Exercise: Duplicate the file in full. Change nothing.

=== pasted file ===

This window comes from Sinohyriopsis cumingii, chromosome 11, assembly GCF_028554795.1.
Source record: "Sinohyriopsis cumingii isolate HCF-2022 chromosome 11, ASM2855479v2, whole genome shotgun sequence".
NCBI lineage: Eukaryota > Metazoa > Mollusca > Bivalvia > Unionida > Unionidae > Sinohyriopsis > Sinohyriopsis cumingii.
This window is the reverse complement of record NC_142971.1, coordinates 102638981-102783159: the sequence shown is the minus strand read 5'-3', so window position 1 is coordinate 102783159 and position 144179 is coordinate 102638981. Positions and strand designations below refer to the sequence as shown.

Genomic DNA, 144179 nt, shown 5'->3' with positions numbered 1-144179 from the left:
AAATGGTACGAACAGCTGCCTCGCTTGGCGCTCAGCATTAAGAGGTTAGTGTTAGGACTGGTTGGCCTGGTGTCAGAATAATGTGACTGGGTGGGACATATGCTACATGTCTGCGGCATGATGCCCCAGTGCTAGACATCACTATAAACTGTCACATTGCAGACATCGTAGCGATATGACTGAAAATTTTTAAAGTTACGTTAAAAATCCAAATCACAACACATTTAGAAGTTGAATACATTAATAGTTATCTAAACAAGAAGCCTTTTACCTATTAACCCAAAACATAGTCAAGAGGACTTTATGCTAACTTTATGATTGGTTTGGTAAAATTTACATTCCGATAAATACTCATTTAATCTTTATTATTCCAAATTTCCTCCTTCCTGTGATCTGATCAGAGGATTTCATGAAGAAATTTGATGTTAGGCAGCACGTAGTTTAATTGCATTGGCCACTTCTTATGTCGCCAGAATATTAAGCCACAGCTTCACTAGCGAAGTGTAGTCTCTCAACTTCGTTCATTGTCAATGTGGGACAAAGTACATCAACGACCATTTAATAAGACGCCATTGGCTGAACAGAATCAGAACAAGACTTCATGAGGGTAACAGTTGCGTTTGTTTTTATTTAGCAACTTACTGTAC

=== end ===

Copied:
This window comes from Sinohyriopsis cumingii, chromosome 11, assembly GCF_028554795.1.
Source record: "Sinohyriopsis cumingii isolate HCF-2022 chromosome 11, ASM2855479v2, whole genome shotgun sequence".
NCBI lineage: Eukaryota > Metazoa > Mollusca > Bivalvia > Unionida > Unionidae > Sinohyriopsis > Sinohyriopsis cumingii.
This window is the reverse complement of record NC_142971.1, coordinates 102638981-102783159: the sequence shown is the minus strand read 5'-3', so window position 1 is coordinate 102783159 and position 144179 is coordinate 102638981. Positions and strand designations below refer to the sequence as shown.

Genomic DNA, 144179 nt, shown 5'->3' with positions numbered 1-144179 from the left:
AAATGGTACGAACAGCTGCCTCGCTTGGCGCTCAGCATTAAGAGGTTAGTGTTAGGACTGGTTGGCCTGGTGTCAGAATAATGTGACTGGGTGGGACATATGCTACATGTCTGCGGCATGATGCCCCAGTGCTAGACATCACTATAAACTGTCACATTGCAGACATCGTAGCGATATGACTGAAAATTTTTAAAGTTACGTTAAAAATCCAAATCACAACACATTTAGAAGTTGAATACATTAATAGTTATCTAAACAAGAAGCCTTTTACCTATTAACCCAAAACATAGTCAAGAGGACTTTATGCTAACTTTATGATTGGTTTGGTAAAATTTACATTCCGATAAATACTCATTTAATCTTTATTATTCCAAATTTCCTCCTTCCTGTGATCTGATCAGAGGATTTCATGAAGAAATTTGATGTTAGGCAGCACGTAGTTTAATTGCATTGGCCACTTCTTATGTCGCCAGAATATTAAGCCACAGCTTCACTAGCGAAGTGTAGTCTCTCAACTTCGTTCATTGTCAATGTGGGACAAAGTACATCAACGACCATTTAATAAGACGCCATTGGCTGAACAGAATCAGAACAAGACTTCATGAGGGTAACAGTTGCGTTTGTTTTTATTTAGCAACTTACTGTAC